NEW YORK ( TheStreet) -- Shares of Finisar ( FNSR) rose on heavy volume in Thursday's afterhours action after the Sunnyvale, Calif.-based optical communications equipment maker gave a bullish financial forecast.

After the closing bell, the company said it now expects revenue of $240 million to $241 million for its fiscal second quarter ended Oct. 31, well above both its previously projected range of $215 million to $230 million, and Wall Street's current consensus estimate of $223.7 million. It also offered up a positive preliminary view for the current third quarter, projecting revenue ranging from $247 million to $262 million, also ahead of analyst expectations of $231.5 million.

Citing the higher revenue and a favorable product mix, Finisar expects its margins to also come in better than expected, and forecast non-GAAP generally accepted accounting principles earnings of 41 to 43 cents a share for the October period vs. the average estimate of analysts polled by Thomson Reuters for a profit of 34 cents a share.

Finisar shares were last quoted at $20.33, up 13.4%, on volume of nearly 350,000, according to stock closed the regular session at $17.93, down about 6% as part of the collateral damage from Cisco Systems' ( CSCO) mediocre outlook, but it was still up about 112% year-to-date at that level. The 52-week high for the shares is $21.44, which was reached on Oct. 15.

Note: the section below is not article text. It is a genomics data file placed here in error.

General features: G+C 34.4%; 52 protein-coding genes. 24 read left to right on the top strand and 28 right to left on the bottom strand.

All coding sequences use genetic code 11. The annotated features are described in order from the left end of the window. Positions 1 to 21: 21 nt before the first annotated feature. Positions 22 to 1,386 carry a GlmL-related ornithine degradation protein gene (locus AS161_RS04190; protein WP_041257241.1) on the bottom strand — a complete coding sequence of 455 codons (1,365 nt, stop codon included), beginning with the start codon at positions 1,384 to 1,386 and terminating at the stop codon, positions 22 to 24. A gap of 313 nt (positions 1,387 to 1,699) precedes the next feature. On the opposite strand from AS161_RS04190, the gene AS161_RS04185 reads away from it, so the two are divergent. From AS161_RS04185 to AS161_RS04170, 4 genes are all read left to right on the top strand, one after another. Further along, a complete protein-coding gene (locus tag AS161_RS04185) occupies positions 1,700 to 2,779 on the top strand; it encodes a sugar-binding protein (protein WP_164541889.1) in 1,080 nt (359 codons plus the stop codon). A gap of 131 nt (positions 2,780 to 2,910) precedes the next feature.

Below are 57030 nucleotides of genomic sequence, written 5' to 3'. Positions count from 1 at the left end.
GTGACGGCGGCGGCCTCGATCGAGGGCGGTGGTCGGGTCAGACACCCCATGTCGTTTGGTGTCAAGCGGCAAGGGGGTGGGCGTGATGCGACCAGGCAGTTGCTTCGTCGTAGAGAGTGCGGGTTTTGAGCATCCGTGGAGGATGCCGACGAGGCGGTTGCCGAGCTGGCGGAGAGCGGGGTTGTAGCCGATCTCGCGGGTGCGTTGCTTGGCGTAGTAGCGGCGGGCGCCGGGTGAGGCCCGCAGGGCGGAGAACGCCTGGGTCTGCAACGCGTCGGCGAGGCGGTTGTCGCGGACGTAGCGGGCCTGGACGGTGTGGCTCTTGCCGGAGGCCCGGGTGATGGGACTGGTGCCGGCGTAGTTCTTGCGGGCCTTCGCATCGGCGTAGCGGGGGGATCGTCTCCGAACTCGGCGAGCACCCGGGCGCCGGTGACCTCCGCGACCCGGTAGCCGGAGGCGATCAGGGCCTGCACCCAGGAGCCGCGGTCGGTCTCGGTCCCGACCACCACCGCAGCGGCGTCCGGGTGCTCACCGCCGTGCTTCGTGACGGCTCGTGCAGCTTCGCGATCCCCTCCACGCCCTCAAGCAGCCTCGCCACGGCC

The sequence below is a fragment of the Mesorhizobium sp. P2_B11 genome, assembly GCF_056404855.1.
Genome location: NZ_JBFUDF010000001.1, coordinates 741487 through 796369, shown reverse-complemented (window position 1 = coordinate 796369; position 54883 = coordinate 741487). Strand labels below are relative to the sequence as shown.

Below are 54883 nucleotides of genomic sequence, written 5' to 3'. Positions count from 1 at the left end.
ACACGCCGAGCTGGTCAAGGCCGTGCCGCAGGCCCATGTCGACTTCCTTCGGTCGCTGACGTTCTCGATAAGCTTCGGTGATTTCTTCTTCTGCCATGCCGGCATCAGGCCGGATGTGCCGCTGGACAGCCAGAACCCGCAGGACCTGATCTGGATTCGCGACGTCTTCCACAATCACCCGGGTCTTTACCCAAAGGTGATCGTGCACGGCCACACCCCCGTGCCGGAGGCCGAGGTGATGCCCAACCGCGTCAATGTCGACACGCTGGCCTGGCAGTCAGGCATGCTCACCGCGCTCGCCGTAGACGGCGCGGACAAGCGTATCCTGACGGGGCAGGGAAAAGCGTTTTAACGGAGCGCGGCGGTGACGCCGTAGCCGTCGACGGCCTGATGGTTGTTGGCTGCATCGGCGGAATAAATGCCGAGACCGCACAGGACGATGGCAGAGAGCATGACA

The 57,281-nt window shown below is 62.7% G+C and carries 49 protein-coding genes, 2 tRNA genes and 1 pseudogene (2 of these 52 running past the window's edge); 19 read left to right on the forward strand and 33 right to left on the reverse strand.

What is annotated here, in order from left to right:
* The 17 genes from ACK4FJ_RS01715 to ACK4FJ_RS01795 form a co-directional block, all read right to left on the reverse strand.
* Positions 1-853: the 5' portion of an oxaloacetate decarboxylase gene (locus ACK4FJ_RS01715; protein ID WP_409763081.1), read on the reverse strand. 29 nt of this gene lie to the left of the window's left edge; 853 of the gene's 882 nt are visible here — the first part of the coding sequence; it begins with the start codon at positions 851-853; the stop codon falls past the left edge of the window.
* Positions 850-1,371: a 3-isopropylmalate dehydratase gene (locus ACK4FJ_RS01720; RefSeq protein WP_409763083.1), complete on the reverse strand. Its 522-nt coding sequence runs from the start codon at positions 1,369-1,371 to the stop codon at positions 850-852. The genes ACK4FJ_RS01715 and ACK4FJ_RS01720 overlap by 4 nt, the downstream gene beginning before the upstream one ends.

A big mover to the downside in late trades was DynaVox ( DVOX), which was quoted at $4.62, off 20.6%, on volume of almost 90,000 shares.

The catalyst for the sell-off was commentary accompanying the company's fiscal first-quarter report saying the weak demand leading to a 11% year-over-year decline in sales for the three months ended Oct. 1 was continuing in the second quarter.

"The C ompany believes that reduced domestic government funding, and particularly more constrained state and local government funding of school budgets, is adversely affecting its product sales in the United States," DynaVox said in a press release. "In addition, DynaVox believes that constraints on government spending in its key international markets, including Canada and the U.K., have had a similar effect on product sales in those regions."

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